Q: Doctor, how many autopsies have you performed on dead people?
A: All my autopsies are performed on dead people.
Q: All your responses must be oral, OK?
A: OK.
Q: What school did you go to?
A: Oral.
Q: Do you recall the time that you examined the body?
A: The autopsy started around 8:30 p.m.
Q: And Mr.. Dennington was dead at the time?
A: No, he was sitting on the table wondering why I was doing an autopsy on him.
Q: Are you qualified to give a urine sample?
Q: Doctor, before you performed the autopsy, did you check for pulse?
A: No.
Q: Did you check for blood pressure?
A: No.
Q: Did you check for breathing?
A: No.
Q: So, then it is possible that the patient was alive when you began the autopsy?
A: No.
Q: How can you be so sure, Doctor?
A: Because his brain was sitting on my desk in a jar.
Q: But could the patient have still been alive nevertheless?
A: Yes, it is possible that he could have been alive and practicing law somewhere.


Those who do not learn from history are destined to repeat it.
The question: Just two generations ago, in 1923, who was:
1. President of the largest steel company?
2. President of the largest gas company?
3. President of the New York Stock Exchange?
4. Greatest wheat speculator?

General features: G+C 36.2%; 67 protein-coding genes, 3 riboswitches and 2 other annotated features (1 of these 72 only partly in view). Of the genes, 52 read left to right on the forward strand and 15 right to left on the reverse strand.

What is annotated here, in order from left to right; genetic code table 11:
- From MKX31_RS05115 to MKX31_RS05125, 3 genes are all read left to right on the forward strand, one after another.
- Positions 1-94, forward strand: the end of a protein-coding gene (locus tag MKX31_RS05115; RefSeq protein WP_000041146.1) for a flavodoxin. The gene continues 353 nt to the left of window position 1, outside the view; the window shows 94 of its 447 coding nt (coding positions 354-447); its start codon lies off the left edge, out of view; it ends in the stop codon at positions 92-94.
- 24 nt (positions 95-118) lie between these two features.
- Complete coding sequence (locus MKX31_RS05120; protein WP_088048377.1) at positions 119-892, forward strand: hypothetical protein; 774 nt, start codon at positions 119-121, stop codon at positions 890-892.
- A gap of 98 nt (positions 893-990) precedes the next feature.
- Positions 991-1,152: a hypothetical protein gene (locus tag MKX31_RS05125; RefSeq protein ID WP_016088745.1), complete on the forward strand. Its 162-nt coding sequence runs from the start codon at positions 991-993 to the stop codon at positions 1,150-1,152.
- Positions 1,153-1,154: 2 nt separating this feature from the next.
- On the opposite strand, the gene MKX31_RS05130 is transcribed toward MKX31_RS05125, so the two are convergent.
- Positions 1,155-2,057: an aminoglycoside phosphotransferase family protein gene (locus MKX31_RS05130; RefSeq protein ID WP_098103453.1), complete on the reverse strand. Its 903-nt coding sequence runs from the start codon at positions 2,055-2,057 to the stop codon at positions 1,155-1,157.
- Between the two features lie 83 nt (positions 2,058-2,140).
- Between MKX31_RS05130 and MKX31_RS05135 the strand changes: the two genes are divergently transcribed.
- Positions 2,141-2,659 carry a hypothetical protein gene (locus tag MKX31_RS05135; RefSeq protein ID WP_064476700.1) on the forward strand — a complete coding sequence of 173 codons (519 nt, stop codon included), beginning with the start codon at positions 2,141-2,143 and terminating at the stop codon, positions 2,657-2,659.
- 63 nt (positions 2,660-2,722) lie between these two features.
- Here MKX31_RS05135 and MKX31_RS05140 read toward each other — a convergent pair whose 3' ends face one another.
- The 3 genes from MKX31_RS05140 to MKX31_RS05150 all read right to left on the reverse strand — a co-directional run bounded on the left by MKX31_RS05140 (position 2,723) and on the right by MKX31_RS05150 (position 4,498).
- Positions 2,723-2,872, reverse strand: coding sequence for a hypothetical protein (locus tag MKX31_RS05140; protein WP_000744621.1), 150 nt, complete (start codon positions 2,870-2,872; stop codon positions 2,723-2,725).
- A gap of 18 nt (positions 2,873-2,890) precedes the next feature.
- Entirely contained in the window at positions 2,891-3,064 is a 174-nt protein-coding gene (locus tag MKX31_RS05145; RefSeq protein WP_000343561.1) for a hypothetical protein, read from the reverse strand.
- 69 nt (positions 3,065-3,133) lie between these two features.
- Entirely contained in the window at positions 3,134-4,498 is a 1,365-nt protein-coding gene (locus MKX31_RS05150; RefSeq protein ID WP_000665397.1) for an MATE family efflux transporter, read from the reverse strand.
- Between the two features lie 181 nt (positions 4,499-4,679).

5. President of the Bank of International Settlement?
6. Great Bear of Wall Street?

These men were considered some of the world's most successful of their day. Now, 80 years later, the history book asks us if we know what ultimately became of them. The answer:
1. The president of the largest steel company, Charles Schwab, died a pauper.
2. The president of the largest gas company, Edward Hopson, went insane.
3. The president of the NYSE, Richard Whitney, was released from prison to die at home.
4. The greatest wheat speculator, Arthur Cooger, died abroad, penniless.
5. The president of the Bank of International Settlement shot himself.
6. The Great Bear of Wall Street, Cosabee Livermore, also committed suicide.

However, in that same year, 1923, the PGA Champion and the winner of the most important golf tournament, the US Open, was Gene Sarazen. What became of him? He played golf until he was 92, died in 1999 at the age of 95. He was financially secure at the time of his death.

The moral: Screw work. Play golf!!. You'll live longer and be better off in the end.